Skelton, R.R., H.M. McHenry, and G.M. Drawhorn, 1986. Phylogenetic analysis of Plio-Pleistocene hominids. Current Anthropology 27:21-43.

Publications

Skelton, Randall R., 2000. Physical Anthropology. Section in Microsoft Encarta 2000 encyclopedia.

Skelton, Randall R., 1998. Book review of WHAT THE BONES SAY: TASMANIAN ABORIGINES, SCIENCE AND DOMINATION. International J. of Osteoarchaeology, 8(3):224-227.

Skelton, Randall R., 1996. A Suggested Method for Using Means Data in Discriminant Functions Using Anthropometric Data. Journal of World Anthropology 1(4). http://wings.buffalo.edu/research/anthrogis/JWA/V1N4/skelton-art.txt.

Skelton, Randall R., 1995. The Impact of the Human Remains & Burial Site Protection Act on the Practice of Archaeology in Montana. Archaeology in Montana 36(1):33-35.

Skelton, Randall R., 1994. Book Review of Kingdon, Jonathan, 1993, Self-Made Man: Human Evolution from Eden to Extinction? John Wiley, New York. ISBN 0-471-30538-3. xiii + 368 pp. $27.95 (cloth). Am. J. Phys. Anthrop. 94:160-161.

Skelton, R.R. and McHenry, H.M., 1992. Evolutionary Relationships among Plio-Pleistocene Hominids. J. Human Evolution 23:309-349.

Skelton, Randall R., 1990. Primate Evolution Textbooks. Amer. J. Primatology 21:73-75.

Skelton, Randall R., 1990. Beneath the surface: The promise and problems of the Laetoli site. Amer. J. of Primatology 20:57-62.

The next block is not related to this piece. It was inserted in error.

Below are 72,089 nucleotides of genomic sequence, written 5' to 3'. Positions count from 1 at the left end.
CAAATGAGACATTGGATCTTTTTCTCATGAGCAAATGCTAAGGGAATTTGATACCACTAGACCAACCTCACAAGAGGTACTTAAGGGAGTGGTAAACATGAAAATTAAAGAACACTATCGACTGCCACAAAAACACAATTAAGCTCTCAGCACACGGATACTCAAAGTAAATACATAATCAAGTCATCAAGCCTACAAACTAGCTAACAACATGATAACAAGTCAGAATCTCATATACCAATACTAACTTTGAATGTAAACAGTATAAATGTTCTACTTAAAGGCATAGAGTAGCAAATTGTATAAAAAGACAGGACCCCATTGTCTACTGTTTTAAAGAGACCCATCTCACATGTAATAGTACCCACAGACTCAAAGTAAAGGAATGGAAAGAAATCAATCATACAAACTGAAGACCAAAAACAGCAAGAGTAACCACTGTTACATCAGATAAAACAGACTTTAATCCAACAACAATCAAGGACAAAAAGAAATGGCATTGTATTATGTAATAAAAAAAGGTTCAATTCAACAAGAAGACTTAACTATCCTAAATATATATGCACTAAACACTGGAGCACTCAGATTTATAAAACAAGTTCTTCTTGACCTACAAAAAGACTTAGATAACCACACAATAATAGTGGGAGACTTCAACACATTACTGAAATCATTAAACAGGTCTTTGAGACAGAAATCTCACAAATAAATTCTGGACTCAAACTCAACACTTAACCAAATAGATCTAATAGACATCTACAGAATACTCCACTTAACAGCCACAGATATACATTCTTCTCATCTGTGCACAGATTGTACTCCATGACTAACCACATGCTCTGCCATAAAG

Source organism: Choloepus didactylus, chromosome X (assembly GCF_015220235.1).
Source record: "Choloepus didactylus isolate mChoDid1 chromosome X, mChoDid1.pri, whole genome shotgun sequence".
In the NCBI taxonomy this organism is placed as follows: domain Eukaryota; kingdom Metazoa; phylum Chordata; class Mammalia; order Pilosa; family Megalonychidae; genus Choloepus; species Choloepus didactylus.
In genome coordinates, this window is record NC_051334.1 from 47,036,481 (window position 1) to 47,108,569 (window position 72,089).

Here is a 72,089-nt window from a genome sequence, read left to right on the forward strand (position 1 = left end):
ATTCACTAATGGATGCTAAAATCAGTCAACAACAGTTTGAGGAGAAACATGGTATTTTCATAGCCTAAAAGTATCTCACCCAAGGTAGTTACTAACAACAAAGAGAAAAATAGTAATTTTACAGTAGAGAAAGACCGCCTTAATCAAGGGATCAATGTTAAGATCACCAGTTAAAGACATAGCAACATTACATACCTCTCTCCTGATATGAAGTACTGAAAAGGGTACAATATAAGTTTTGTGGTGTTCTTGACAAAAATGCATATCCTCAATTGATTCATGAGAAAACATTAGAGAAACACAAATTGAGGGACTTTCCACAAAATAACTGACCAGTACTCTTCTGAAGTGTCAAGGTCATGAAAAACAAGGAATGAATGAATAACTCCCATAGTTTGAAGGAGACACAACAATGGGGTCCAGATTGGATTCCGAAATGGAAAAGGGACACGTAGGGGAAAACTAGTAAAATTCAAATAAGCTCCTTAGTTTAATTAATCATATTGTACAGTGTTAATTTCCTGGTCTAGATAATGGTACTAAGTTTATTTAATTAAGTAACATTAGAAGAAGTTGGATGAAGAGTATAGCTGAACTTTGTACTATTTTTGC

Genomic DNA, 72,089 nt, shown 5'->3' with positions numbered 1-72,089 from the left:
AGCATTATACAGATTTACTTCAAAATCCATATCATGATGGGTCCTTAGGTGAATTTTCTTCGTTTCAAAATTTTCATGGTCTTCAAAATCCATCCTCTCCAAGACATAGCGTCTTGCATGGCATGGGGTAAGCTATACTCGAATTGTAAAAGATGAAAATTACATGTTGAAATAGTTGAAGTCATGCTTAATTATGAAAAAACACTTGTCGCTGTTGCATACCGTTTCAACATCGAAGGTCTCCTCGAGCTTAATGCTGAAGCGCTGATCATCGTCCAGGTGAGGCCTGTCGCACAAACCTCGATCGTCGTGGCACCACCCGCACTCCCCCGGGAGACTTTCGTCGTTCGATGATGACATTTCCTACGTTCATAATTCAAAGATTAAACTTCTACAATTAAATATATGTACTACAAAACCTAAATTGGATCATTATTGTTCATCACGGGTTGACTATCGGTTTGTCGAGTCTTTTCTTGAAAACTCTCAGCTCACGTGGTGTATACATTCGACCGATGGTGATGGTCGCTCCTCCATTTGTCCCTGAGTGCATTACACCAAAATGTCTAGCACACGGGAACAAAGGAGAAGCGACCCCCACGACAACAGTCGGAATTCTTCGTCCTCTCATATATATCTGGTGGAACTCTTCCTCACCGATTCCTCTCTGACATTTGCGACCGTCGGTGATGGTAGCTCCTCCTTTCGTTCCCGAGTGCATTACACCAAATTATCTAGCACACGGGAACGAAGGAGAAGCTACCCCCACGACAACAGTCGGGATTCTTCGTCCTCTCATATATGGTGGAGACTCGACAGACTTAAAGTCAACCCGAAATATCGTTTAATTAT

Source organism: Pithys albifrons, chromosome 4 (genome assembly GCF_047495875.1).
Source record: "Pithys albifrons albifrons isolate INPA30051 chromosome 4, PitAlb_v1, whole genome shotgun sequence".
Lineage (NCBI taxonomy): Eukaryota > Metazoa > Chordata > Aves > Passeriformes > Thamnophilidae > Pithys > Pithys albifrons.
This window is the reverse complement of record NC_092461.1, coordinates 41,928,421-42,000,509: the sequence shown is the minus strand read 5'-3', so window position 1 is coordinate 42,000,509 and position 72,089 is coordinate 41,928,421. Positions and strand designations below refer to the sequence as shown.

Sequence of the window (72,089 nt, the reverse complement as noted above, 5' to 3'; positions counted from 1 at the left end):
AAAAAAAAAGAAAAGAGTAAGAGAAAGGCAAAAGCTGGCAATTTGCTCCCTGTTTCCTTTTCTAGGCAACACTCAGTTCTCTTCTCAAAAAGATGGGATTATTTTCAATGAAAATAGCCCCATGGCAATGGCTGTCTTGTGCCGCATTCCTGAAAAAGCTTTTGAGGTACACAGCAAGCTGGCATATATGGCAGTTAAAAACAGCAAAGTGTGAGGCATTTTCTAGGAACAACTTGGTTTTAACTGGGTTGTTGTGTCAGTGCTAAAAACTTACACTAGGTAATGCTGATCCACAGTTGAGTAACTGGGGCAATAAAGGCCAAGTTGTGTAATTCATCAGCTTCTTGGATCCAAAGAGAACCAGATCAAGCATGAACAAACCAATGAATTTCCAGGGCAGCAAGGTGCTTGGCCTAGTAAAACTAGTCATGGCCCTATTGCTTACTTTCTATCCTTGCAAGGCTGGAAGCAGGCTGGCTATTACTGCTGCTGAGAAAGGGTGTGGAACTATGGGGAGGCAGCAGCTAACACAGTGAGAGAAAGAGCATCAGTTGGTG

Skelton, R.R. and H.M. McHenry, 1986. On the phylogenetic analysis of early hominids. Reply. Current Anthropology 27:363-365.

Skelton, R.R., H.M. McHenry, and G.M. Drawhorn, 1986. Phylogenetic analysis of Plio-Pleistocene hominids. Current Anthropology 27:21-43.

McHenry, Henry M. and Randall R. Skelton, 1985. Is Australopithecus africanus ancestral to Homo? In: Hominid Evolution: Past, Present and Future. Phillip V. Tobias (ed.). Pp. 221-226. Alan R. Liss, New York.

Skelton, R.R., H.M. McHenry, and G.M. Drawhorn, 1984. Phylogenetic analysis of Plio-Pleistocene hominids. Amer. J. Physical Anthropology 63(2):219.

Skelton, Randall R., 1983. Amino acid racemization dating: Its reliability for North American Archaeology. Ph.D dissertation in Anthropology, U of CA, Davis.

Skelton, R.R., 1982. A test of the applicability of amino acid racemization dating for Northern California. Amer. J. Physical Anthropology 57(2):228-229.

Specialized Skills

Physical Anthropology; Phylogenetic Analysis; Forensic Anthropology

Teaching Experience

1991-present:
Professor, Associate Professor, and Assistant Professor, Anthropology, The University of Montana

1988-1991:
Assistant Professor, Anthropology, Emory University, Atlanta, GA.

1980-1988:
Visiting Lecturer/Assistant Prof, Anthropology, University of California, Davis.

1985-1988
Research Associate, Anthropology, University of California, Davis.

1977-1983
Teaching Assistant & Reader, Anthropology, University of California, Davis.

International Experience

Basically none.  I attended a convention in Canada once a long time ago.

Affiliations

Member: American Academy of Forensic Sciences

Hobbies

When I have time I play video games.  The games I like best are all the Arc the Lad, except the most recent one; the Shadow Hearts series; and the original dotHack series (not! GU).